Sanskrit, Latin, Avestan are all sister languages, and the present day upper Indian, Persian and European languages are related eg. Baradar in persian = Brata in sanskrit = Brother in english. "Persia" is actually a late European term for the land of "Farsi" language ie. Iran. The Arabic phase in Iran only began 1300 years ago, and we had to escape to India to preserve our Zoroastrian religion.
The "Vendidad" is one of the ancient scriptures of the Zoroastrians, actually called the "Vi-daevo-dat" or the law to fight against evil. In the first "Fargad" or chapter, the Golden Age of the ancient Aryans is outlined with their greatest king, "Yima Kshaeta" (Yam Raj in the Indian Vedas) who banished old age and death. Then, the ice age broke on the ancient home and the Aryans were forced to migrate southwards, to the southeast and the southwest.
Though more often associated with ancient Persia, tradition holds that Zoroaster himself was from the region in northern Afghanistan known as Balkh to us moderns, but as Bactriana, Bactra, or Bactria to classical writers. Though it seems pretty certain that he died in battle at Balkh (killed at an altar by nomadic Turanians who were storming the city), what's less clear is when this might have occurred: according to Wikipedia, "modern scholarly research" points to his living sometime between 1400 and 1000 BCE - a considerable departure from the traditional story, which holds that the time of Zoroaster (and thus, the revelation of monotheism) was 258 years before the invasion of Alexander, which would have put it around 588 BCE.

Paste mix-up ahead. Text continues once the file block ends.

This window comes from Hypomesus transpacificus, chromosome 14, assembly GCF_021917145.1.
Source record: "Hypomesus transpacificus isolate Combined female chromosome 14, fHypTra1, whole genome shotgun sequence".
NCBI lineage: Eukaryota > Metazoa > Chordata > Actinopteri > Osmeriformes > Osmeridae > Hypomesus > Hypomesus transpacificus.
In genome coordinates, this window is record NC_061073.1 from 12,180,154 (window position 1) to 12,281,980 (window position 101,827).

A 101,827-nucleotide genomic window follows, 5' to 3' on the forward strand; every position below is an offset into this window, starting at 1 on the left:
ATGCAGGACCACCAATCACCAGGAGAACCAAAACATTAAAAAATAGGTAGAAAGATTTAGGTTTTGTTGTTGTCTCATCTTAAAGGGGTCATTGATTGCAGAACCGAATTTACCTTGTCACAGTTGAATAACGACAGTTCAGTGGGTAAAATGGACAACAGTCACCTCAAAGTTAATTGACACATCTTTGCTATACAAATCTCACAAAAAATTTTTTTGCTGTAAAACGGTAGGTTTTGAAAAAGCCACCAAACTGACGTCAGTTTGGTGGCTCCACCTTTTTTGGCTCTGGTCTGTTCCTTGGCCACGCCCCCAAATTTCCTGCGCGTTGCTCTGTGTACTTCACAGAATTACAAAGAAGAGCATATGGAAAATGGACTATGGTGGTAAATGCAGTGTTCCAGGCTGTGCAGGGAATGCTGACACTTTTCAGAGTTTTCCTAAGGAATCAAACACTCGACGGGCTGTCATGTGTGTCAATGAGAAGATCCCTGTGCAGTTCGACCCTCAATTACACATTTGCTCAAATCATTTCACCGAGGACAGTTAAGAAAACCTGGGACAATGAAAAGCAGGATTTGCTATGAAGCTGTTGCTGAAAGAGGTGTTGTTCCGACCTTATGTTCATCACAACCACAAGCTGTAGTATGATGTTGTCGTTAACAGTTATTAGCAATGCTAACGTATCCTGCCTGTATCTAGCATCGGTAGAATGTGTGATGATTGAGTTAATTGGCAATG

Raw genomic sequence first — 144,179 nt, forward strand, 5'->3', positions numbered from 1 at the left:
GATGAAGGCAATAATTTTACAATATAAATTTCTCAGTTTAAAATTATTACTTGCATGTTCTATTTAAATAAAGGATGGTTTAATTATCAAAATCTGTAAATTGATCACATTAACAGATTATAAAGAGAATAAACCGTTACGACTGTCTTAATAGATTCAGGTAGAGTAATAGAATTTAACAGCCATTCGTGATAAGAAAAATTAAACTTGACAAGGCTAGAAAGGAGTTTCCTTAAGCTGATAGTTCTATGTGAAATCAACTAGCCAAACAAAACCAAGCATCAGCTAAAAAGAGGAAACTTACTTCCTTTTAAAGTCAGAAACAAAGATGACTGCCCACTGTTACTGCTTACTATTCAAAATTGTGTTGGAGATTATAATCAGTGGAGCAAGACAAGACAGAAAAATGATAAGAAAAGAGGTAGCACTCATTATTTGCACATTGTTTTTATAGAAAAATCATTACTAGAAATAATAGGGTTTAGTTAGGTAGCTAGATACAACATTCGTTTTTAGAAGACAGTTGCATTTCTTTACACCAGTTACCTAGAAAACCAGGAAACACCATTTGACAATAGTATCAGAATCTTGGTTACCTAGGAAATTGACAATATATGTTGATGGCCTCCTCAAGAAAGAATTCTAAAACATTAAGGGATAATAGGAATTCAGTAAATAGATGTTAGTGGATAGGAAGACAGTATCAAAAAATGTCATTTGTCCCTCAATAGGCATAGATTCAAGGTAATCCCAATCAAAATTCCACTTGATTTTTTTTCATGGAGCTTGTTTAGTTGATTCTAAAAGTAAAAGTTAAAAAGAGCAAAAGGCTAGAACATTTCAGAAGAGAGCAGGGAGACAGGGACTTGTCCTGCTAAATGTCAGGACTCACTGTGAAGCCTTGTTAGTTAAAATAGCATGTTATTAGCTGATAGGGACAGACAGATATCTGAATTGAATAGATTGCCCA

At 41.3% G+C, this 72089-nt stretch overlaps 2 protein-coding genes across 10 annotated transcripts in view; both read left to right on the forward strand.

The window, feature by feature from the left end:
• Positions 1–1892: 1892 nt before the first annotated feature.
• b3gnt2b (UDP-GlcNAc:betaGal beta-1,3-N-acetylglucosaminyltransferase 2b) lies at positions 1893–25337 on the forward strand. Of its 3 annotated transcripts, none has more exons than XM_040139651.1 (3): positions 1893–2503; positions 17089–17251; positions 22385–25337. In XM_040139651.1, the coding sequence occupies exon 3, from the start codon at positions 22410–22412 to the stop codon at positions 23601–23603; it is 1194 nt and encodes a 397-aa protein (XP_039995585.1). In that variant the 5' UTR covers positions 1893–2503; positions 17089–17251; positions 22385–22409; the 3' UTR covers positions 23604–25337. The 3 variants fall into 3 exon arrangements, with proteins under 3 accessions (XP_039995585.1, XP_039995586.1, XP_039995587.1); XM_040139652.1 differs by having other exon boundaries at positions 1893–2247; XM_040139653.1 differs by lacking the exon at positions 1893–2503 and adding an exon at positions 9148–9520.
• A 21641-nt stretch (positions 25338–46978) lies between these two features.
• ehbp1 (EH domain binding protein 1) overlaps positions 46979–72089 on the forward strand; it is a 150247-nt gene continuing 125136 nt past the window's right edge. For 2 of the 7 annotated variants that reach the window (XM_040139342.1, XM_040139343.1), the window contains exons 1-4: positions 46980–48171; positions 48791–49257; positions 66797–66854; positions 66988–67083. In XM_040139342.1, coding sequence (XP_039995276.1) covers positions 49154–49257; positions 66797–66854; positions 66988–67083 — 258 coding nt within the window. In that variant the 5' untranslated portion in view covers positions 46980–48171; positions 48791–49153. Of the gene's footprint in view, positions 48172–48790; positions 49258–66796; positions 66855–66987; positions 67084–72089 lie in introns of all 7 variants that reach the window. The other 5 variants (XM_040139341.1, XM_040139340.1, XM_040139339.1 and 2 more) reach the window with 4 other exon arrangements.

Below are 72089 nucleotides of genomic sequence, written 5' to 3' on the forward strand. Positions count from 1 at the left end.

Cyrus the Great and his progeny incorporated much of modern Afghanistan into the Persian Empire, but he and his Achaemenid line seem to have had the same problems as everyone who's attempted to impose his will upon the people of the land they called Airyanem Vaeja ("Dominion of the Aryans"): rebellious tribes that chafed under foreign occupation. Still, the province of Bactriana stood with the Persians at Gaugamela, and like the Persians themselves, found they'd backed the wrong horse in Darius, who fled the field in the face of a charge by Alexander. Retreating to their mountain strongholds, they awaited the inevitable, conquering approach of the Macedonians.
Historiorant: Back in the early days of historioranting (when the processes and terms of moonbatification were first being unearthed here in the Cave), I posted Persia, Part 1 at Daily Kos - please check it out for a brief mention of the Aryans and more stuff on the Achmenaeians. Persia, Part 2 has a bit more to do with the conqueror moonbatified below)
The Man Who Would Be King